Since I founded the Secret Society of Happy People over twenty years ago, I’ve been asked countless times, “What is the secret to happiness?”
It’s an obvious question that I’ve avoided directly answering for two reasons. First, the Society is about celebrating happiness, not telling people how to be happy. Second, there isn’t one simple answer.
Of course, as a mostly happy person who’s studied happiness for more than two decades, I have identified what I consider are the secrets to happiness—or at least the secrets to my happiness.
This year I was interviewed several times about a study by Gallup and Sharecare of 2.5 million Americans that shows, despite a robust economy, people are unhappier than they’ve been since 2009—the year that unemployment hit an all-time high during the Great Recession.
That study and the Society’s 20th Anniversary — or birthday as I think of it — has inspired me to share my Four Practical Happiness Principles – or my secrets to happiness.
First, what is practical happiness?
Practical happiness helps people discover realistic happiness.
Second, what are the Four Practical Happiness Principles?
- Happiness Zappers Zap Everyone
- Happiness is Personal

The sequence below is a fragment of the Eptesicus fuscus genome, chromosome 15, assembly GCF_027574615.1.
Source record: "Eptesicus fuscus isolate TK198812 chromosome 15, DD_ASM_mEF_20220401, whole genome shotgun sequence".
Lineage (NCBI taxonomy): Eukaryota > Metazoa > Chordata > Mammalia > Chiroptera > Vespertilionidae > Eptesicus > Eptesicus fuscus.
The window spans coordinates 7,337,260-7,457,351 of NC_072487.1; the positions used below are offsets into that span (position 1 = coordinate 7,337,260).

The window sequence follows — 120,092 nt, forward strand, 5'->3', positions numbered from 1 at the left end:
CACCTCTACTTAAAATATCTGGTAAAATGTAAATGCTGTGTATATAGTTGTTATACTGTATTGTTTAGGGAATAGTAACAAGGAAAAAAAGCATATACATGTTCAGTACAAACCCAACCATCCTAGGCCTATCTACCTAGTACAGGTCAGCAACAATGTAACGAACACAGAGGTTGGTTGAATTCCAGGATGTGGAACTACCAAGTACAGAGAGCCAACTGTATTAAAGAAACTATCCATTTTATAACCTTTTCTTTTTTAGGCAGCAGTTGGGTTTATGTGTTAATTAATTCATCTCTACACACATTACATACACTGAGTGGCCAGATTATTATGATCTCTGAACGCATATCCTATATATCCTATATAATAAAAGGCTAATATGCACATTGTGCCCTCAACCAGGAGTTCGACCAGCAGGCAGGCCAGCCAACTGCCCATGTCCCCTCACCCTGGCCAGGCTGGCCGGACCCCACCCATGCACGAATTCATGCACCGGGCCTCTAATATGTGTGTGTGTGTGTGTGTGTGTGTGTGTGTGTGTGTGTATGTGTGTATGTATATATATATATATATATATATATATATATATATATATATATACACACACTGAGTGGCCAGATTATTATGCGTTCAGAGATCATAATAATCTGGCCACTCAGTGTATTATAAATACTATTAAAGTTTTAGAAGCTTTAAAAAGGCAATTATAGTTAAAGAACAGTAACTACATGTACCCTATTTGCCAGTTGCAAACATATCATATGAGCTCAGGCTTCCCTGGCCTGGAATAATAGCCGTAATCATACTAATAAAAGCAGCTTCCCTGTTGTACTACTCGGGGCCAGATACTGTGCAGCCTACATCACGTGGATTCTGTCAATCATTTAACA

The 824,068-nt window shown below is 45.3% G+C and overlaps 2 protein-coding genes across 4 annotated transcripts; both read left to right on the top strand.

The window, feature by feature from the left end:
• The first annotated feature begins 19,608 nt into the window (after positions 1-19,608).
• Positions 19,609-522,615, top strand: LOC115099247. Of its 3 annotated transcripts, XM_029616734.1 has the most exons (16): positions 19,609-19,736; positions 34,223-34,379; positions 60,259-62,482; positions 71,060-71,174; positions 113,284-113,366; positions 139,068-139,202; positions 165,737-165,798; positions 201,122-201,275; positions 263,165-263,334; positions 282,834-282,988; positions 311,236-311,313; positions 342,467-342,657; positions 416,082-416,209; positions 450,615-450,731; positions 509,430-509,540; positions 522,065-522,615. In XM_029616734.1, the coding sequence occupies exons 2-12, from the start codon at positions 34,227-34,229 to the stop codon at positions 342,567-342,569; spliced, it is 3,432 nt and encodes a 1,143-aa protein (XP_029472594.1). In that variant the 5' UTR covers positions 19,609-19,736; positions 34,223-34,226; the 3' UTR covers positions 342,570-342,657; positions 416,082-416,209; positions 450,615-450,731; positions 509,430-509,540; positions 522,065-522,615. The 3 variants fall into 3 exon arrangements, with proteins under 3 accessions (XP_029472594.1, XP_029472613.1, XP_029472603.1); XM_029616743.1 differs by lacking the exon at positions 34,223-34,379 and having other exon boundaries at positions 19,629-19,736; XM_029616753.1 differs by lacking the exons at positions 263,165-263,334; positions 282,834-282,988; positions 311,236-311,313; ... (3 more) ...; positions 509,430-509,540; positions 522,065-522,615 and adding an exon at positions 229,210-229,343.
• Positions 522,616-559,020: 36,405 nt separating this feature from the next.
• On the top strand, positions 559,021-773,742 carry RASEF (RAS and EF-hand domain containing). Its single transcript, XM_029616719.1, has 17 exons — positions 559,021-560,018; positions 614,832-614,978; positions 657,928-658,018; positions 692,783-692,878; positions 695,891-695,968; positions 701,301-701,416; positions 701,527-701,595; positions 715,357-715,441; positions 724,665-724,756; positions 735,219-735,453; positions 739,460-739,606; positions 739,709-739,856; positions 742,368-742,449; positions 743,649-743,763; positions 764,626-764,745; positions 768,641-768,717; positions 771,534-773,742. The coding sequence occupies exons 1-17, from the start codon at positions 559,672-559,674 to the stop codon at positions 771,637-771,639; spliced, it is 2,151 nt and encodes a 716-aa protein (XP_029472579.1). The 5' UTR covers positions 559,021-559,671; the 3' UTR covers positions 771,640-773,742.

- Happiness Changes as We Change
- Happiness is Bigger Than You Think
Happiness Is Personal
A friend of mine was going through one of those abundantly stressful times. She had lots of big life changes happening all at once — job, marriage, and parental caretaking. When big things change, related things also change. She was a ball of stress, and there wasn’t much she could do other than manage it while the stress-makers resolved themselves.
Naturally, I wanted to help, so I suggested several times that she try using a lavender essential oil. I even quoted studies showing it helped reduce stress. I offered her some of mine, but she’d never try it. She’s the type of person who never wants to hurt anyone’s feelings, but finally she told me, “The smell of lavender makes me want to throw up.”
I chuckled when she said that. Obviously, anything that makes you want to throw up won’t reduce your stress—let alone give you a smile.
Even if something makes the majority of people in the world happy, it won’t matter to you if it doesn’t make you happy. This is the second Practical Happiness Principle: Happiness is Personal.
There are millions of examples of how happiness is different for different people – but here are a few to ponder:
• Some people smile when they cook, others know their take-out delivery person by name
• Some people grin when they run marathons, others frown when they walk around the block
• Some people literally kiss their pets (yes, I kiss Tater), others believe animals belong outside
• Some people sing out loud, others long for silence
• Some people happily scream riding roller coasters, others turn a shade lighter simply seeing a roller coaster
• Some people are the life of the party, others would rather read a book
• Some people enjoy reading books, others don’t own a single book